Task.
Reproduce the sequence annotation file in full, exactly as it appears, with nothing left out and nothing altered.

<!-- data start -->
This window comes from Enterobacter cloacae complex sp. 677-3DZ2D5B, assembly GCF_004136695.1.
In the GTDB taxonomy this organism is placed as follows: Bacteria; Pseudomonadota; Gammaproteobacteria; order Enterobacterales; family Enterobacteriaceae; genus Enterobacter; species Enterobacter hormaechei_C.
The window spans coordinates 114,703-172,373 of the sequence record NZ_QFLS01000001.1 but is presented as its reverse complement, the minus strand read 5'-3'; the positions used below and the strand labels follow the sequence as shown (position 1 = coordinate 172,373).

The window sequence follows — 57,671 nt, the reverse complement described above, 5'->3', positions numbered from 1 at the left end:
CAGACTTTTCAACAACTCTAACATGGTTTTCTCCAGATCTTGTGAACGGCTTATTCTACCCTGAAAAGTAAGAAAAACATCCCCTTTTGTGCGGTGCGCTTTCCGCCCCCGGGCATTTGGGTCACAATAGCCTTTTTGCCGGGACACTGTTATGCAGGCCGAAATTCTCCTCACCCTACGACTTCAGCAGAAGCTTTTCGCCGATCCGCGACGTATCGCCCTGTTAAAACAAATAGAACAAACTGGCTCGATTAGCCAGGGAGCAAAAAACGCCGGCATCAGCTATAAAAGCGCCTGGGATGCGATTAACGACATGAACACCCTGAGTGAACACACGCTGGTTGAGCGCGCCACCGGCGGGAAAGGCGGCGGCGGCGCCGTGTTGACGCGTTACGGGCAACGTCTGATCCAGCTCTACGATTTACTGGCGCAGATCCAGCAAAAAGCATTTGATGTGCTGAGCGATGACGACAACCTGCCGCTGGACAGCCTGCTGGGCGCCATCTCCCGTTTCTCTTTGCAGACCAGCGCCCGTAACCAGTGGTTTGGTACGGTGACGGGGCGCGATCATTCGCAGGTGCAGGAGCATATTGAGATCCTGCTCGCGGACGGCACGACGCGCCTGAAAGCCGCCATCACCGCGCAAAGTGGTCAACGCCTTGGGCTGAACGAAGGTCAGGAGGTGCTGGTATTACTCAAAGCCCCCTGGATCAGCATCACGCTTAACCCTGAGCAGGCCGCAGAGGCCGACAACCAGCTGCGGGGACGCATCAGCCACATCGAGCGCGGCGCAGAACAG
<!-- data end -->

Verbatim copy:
This window comes from Enterobacter cloacae complex sp. 677-3DZ2D5B, assembly GCF_004136695.1.
In the GTDB taxonomy this organism is placed as follows: Bacteria; Pseudomonadota; Gammaproteobacteria; order Enterobacterales; family Enterobacteriaceae; genus Enterobacter; species Enterobacter hormaechei_C.
The window spans coordinates 114,703-172,373 of the sequence record NZ_QFLS01000001.1 but is presented as its reverse complement, the minus strand read 5'-3'; the positions used below and the strand labels follow the sequence as shown (position 1 = coordinate 172,373).

The window sequence follows — 57,671 nt, the reverse complement described above, 5'->3', positions numbered from 1 at the left end:
CAGACTTTTCAACAACTCTAACATGGTTTTCTCCAGATCTTGTGAACGGCTTATTCTACCCTGAAAAGTAAGAAAAACATCCCCTTTTGTGCGGTGCGCTTTCCGCCCCCGGGCATTTGGGTCACAATAGCCTTTTTGCCGGGACACTGTTATGCAGGCCGAAATTCTCCTCACCCTACGACTTCAGCAGAAGCTTTTCGCCGATCCGCGACGTATCGCCCTGTTAAAACAAATAGAACAAACTGGCTCGATTAGCCAGGGAGCAAAAAACGCCGGCATCAGCTATAAAAGCGCCTGGGATGCGATTAACGACATGAACACCCTGAGTGAACACACGCTGGTTGAGCGCGCCACCGGCGGGAAAGGCGGCGGCGGCGCCGTGTTGACGCGTTACGGGCAACGTCTGATCCAGCTCTACGATTTACTGGCGCAGATCCAGCAAAAAGCATTTGATGTGCTGAGCGATGACGACAACCTGCCGCTGGACAGCCTGCTGGGCGCCATCTCCCGTTTCTCTTTGCAGACCAGCGCCCGTAACCAGTGGTTTGGTACGGTGACGGGGCGCGATCATTCGCAGGTGCAGGAGCATATTGAGATCCTGCTCGCGGACGGCACGACGCGCCTGAAAGCCGCCATCACCGCGCAAAGTGGTCAACGCCTTGGGCTGAACGAAGGTCAGGAGGTGCTGGTATTACTCAAAGCCCCCTGGATCAGCATCACGCTTAACCCTGAGCAGGCCGCAGAGGCCGACAACCAGCTGCGGGGACGCATCAGCCACATCGAGCGCGGCGCAGAACAG